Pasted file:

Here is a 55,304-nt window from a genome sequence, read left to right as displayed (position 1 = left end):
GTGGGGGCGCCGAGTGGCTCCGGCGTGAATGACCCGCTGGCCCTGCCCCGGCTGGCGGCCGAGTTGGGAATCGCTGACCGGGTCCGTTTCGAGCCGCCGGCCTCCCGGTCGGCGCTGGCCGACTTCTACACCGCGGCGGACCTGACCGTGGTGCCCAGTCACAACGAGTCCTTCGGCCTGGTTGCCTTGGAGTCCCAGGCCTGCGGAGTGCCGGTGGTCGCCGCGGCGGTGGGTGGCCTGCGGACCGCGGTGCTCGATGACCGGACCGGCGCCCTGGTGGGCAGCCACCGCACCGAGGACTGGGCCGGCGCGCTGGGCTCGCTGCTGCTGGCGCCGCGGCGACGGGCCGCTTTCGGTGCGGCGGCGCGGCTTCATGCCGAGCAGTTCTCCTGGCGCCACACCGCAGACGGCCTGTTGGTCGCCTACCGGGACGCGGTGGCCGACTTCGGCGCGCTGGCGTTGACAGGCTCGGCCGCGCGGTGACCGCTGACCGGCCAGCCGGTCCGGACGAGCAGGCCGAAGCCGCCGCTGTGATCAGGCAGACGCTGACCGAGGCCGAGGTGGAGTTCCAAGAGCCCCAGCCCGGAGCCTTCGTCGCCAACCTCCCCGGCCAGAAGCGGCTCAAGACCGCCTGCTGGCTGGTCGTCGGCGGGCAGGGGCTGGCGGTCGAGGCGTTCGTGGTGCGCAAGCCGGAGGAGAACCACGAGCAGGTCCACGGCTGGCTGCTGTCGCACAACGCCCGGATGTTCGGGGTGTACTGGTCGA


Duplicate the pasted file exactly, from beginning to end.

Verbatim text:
Here is a 55,304-nt window from a genome sequence, read left to right as displayed (position 1 = left end):
GTGGGGGCGCCGAGTGGCTCCGGCGTGAATGACCCGCTGGCCCTGCCCCGGCTGGCGGCCGAGTTGGGAATCGCTGACCGGGTCCGTTTCGAGCCGCCGGCCTCCCGGTCGGCGCTGGCCGACTTCTACACCGCGGCGGACCTGACCGTGGTGCCCAGTCACAACGAGTCCTTCGGCCTGGTTGCCTTGGAGTCCCAGGCCTGCGGAGTGCCGGTGGTCGCCGCGGCGGTGGGTGGCCTGCGGACCGCGGTGCTCGATGACCGGACCGGCGCCCTGGTGGGCAGCCACCGCACCGAGGACTGGGCCGGCGCGCTGGGCTCGCTGCTGCTGGCGCCGCGGCGACGGGCCGCTTTCGGTGCGGCGGCGCGGCTTCATGCCGAGCAGTTCTCCTGGCGCCACACCGCAGACGGCCTGTTGGTCGCCTACCGGGACGCGGTGGCCGACTTCGGCGCGCTGGCGTTGACAGGCTCGGCCGCGCGGTGACCGCTGACCGGCCAGCCGGTCCGGACGAGCAGGCCGAAGCCGCCGCTGTGATCAGGCAGACGCTGACCGAGGCCGAGGTGGAGTTCCAAGAGCCCCAGCCCGGAGCCTTCGTCGCCAACCTCCCCGGCCAGAAGCGGCTCAAGACCGCCTGCTGGCTGGTCGTCGGCGGGCAGGGGCTGGCGGTCGAGGCGTTCGTGGTGCGCAAGCCGGAGGAGAACCACGAGCAGGTCCACGGCTGGCTGCTGTCGCACAACGCCCGGATGTTCGGGGTGTACTGGTCGA